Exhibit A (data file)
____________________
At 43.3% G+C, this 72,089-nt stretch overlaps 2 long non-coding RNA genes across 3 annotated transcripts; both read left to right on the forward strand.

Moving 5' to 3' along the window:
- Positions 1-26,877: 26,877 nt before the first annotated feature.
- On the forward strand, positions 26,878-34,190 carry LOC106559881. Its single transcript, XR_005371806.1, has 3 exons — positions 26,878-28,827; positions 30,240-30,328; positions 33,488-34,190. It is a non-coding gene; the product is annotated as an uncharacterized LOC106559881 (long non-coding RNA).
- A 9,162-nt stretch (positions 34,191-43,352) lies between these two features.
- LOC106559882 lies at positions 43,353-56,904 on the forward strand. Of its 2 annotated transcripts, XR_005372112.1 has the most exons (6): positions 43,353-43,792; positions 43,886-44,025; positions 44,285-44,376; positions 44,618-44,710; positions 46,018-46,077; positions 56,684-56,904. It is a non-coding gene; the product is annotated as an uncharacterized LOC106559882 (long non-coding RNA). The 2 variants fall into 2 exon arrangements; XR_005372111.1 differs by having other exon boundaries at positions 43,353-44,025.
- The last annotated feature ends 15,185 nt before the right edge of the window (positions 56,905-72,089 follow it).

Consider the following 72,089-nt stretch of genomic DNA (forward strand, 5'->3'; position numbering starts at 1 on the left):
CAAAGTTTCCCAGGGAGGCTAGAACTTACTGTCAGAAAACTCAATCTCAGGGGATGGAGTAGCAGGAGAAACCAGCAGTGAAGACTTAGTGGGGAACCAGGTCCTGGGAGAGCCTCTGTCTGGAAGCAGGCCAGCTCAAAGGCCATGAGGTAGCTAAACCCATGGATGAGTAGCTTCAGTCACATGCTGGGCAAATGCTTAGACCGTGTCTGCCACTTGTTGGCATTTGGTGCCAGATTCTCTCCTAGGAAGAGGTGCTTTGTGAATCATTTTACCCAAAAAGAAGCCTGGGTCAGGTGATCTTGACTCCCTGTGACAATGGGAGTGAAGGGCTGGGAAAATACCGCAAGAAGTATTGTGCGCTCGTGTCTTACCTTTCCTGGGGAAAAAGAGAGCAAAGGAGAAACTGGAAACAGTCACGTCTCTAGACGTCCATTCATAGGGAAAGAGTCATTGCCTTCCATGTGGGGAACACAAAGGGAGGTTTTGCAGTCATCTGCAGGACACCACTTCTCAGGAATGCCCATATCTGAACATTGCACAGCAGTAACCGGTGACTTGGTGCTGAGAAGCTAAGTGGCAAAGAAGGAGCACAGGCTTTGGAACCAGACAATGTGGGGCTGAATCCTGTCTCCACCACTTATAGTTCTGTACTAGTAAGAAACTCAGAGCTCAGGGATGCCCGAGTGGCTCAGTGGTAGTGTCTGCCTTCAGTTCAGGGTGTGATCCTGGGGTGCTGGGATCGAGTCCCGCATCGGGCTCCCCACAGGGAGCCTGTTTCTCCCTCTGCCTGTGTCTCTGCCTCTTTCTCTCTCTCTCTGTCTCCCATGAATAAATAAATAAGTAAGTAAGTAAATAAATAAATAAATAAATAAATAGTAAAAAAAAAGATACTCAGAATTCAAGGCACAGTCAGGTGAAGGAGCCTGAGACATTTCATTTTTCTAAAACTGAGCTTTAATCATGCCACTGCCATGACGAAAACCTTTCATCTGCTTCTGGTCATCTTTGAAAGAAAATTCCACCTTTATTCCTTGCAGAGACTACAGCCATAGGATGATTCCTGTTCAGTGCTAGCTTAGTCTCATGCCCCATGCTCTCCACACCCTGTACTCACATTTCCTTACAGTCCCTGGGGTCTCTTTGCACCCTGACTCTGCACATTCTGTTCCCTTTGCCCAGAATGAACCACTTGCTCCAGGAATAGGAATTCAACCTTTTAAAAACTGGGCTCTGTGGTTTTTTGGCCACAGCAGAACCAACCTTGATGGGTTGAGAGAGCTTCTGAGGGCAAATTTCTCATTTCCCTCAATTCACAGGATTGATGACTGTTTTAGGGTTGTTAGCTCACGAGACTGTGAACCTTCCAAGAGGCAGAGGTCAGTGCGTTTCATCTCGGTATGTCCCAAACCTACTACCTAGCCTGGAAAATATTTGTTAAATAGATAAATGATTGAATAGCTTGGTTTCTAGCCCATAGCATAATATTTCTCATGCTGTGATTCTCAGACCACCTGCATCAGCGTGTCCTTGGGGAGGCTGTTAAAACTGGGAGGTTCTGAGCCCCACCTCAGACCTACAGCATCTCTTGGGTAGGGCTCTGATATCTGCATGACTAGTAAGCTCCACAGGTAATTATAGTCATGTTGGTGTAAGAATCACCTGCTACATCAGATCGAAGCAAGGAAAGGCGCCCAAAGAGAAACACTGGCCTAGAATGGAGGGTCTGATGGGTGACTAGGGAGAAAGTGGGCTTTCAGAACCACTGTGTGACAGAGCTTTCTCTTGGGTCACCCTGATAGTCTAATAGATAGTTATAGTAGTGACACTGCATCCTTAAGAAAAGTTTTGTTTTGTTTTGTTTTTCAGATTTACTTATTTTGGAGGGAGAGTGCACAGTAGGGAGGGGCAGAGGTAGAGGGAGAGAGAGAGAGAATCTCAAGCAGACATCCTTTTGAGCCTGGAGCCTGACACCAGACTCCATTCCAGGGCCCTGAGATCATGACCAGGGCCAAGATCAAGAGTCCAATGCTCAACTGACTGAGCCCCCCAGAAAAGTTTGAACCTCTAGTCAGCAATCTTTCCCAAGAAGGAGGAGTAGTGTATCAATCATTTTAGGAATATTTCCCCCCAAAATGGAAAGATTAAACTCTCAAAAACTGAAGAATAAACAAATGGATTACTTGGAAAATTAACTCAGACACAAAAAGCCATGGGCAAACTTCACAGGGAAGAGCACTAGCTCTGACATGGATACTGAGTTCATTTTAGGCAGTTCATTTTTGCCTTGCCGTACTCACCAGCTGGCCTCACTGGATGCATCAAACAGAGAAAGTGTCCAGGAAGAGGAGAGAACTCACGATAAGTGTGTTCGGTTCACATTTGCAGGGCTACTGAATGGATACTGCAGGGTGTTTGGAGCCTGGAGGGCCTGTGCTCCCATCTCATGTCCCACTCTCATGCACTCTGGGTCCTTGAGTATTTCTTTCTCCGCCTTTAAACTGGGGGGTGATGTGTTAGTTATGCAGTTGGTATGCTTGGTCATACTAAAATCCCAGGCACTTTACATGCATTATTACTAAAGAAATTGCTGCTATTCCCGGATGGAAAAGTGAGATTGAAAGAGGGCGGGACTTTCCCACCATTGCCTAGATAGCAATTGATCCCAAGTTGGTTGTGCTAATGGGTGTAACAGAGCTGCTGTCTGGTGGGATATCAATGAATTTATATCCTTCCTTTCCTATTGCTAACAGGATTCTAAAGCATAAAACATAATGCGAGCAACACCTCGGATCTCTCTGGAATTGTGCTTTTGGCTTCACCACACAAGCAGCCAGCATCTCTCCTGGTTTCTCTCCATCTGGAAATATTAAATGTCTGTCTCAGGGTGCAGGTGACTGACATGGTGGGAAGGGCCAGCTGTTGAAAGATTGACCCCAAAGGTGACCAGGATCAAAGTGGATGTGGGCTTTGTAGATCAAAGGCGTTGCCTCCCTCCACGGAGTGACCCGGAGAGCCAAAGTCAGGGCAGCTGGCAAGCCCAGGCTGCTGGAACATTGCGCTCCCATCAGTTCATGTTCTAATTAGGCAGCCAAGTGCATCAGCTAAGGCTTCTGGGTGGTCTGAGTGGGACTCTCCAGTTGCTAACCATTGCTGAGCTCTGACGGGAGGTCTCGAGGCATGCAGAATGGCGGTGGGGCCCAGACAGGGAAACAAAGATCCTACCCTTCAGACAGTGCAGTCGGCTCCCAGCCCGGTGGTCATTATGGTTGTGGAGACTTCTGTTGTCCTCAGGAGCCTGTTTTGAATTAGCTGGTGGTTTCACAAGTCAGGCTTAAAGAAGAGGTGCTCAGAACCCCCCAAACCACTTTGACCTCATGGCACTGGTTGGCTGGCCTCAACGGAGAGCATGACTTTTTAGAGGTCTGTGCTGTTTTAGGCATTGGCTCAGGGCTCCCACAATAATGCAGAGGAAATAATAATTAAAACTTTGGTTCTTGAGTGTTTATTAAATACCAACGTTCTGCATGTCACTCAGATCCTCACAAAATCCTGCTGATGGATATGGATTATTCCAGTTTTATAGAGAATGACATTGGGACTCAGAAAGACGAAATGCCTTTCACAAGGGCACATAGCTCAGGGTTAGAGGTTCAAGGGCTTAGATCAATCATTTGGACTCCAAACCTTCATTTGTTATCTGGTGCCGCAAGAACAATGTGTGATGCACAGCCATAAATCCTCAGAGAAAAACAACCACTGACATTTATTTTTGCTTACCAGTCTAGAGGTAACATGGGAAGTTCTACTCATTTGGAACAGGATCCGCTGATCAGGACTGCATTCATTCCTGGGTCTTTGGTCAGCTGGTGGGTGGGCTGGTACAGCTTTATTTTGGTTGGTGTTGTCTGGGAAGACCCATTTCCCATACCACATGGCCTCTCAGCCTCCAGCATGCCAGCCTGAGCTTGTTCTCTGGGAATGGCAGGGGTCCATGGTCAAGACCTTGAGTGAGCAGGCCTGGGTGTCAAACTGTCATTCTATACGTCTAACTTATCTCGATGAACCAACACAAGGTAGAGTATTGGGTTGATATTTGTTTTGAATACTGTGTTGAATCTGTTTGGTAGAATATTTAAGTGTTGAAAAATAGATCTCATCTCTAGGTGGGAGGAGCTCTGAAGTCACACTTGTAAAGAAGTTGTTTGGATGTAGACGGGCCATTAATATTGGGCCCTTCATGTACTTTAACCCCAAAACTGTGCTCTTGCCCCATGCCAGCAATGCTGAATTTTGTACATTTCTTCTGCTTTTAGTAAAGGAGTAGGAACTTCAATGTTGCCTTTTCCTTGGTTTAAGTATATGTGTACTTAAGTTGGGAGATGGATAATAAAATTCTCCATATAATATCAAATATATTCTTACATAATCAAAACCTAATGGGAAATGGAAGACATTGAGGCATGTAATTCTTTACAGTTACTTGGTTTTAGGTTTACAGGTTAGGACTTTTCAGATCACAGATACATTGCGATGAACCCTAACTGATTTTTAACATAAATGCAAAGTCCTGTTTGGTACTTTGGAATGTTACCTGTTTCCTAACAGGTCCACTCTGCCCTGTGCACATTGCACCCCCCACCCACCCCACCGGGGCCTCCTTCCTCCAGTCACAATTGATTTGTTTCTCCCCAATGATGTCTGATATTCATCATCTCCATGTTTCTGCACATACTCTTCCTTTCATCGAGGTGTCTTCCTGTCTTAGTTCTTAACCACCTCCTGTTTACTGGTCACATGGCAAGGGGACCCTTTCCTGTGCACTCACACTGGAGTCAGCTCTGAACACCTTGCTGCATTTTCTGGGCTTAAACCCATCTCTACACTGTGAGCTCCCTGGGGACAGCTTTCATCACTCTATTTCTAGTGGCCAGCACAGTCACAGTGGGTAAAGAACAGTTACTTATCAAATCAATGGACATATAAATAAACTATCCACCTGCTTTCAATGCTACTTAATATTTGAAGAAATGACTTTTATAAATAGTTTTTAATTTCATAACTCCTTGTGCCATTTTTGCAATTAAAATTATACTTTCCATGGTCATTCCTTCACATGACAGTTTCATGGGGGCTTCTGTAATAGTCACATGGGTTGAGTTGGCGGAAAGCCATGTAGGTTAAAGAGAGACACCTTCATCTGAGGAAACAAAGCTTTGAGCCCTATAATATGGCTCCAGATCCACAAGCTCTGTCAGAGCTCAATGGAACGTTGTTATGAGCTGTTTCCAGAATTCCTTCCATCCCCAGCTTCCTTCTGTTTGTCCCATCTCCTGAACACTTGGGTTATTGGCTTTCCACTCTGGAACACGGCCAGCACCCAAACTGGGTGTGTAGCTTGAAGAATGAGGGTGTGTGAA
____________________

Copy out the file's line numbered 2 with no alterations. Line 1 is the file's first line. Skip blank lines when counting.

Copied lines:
Moving 5' to 3' along the window: